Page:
In recent times, a girl of Maulana Azad Medical College was gang-raped in broad day light inside Khooni Darwaza, in the year 2002. After this incident, the staircases of the gate were locked by authorities. Apart from this unfortunate event, this gate has long been used by anti-social elements for illegal activities. Drugs addicts and prostitutes have often been found operating here. More than often, you will find homosexuals standing here looking for some company.
Such is the bloody history of a gate which was fondly and beautifully built by an emperor once. Now this gate is believed to be haunted by the spirits of people who were once killed here. Some people also claim it to be a realm of Jinns but the most popular story is that the ghosts of Mirza Mughal, Mirza Khizr Sultan and Mirza Abu Bekar who were killed by an English Captain haunt this area. As per the folklore, they do not disturb or cause any nuisance to an Indian however watching a foreigner near the gate highly upsets them. There are stories of foreign tourists often getting slapped, pushed and even attacked by an invisible force but these are all just stories. There is no recorded proof of any such incident. Some people still claim to have seen blood stains on the walls of the gate which I of course could not find.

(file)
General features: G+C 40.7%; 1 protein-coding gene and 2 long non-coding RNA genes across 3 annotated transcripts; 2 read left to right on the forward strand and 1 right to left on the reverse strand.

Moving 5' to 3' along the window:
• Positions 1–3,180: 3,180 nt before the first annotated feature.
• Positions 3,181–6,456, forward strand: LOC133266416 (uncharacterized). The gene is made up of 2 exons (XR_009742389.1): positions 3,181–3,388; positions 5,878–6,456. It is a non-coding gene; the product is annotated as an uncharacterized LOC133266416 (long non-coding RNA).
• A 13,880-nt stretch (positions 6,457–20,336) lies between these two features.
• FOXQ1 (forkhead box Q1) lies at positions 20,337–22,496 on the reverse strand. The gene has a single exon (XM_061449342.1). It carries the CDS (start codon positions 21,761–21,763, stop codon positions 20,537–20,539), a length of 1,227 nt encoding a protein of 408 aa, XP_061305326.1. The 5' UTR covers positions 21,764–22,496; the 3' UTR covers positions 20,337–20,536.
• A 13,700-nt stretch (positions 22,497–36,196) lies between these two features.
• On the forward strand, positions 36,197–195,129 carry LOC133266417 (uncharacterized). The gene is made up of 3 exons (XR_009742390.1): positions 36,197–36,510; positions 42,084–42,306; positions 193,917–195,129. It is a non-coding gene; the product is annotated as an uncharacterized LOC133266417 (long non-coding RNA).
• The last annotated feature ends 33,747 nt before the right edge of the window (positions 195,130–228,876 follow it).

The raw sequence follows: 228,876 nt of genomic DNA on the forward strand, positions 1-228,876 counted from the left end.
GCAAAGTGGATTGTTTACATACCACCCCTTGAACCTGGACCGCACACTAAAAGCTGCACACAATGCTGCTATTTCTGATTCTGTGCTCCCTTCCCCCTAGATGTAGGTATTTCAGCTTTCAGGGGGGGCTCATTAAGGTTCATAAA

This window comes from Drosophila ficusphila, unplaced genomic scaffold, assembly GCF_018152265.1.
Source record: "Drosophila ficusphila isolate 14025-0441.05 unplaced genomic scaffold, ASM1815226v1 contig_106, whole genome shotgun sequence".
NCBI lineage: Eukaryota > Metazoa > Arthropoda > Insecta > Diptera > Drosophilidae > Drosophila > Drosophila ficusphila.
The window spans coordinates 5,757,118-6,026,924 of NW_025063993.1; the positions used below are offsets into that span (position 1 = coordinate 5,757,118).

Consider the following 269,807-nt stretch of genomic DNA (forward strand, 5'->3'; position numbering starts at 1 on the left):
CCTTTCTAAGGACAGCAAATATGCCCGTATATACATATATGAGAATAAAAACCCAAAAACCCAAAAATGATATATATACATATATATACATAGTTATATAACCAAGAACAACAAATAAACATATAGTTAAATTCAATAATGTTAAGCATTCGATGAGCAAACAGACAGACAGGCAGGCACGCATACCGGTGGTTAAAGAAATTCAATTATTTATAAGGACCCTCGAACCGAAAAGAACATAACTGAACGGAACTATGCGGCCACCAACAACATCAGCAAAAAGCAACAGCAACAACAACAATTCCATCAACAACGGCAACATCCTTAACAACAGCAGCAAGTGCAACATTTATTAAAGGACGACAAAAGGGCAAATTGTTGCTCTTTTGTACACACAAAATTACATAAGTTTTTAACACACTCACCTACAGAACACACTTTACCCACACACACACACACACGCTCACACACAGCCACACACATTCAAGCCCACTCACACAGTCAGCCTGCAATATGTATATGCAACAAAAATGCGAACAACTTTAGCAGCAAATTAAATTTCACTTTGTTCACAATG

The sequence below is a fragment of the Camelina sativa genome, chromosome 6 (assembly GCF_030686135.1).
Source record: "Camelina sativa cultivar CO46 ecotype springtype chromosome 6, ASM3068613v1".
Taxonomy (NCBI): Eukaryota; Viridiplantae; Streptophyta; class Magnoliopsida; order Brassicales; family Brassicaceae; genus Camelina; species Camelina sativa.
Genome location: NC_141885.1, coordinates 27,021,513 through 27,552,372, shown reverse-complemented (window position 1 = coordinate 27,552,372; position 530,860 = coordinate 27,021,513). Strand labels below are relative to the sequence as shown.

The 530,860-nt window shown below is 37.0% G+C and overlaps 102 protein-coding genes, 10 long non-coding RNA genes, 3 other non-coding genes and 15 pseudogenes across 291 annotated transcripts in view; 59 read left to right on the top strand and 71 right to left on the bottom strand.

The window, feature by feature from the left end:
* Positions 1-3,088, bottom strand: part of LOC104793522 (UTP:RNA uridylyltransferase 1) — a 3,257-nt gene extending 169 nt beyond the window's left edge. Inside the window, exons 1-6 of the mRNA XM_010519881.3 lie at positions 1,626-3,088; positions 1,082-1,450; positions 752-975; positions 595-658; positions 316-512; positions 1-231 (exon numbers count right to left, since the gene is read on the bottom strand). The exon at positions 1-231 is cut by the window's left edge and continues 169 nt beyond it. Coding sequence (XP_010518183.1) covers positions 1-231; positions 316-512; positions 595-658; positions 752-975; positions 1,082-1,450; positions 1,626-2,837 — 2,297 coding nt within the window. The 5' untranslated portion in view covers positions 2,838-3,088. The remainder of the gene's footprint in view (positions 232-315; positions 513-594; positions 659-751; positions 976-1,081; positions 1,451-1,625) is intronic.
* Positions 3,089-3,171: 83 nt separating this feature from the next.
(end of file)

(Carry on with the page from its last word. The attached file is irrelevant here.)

Ghost or no ghost, there is no denying that it is yet another monument in our country that is completely ignored by authorities. There is not even a guard posted at this gate despite the well know illegal activities that happen here. You will not find many tourists here and the only people who come to see it are the ones who heard the haunting stories and are curious about it. Unlike Bhangarh, where the haunting stories were created solely for the purpose of attracting tourists, Khooni Darwaza gets its share of horror from people looking for a good enough gossip.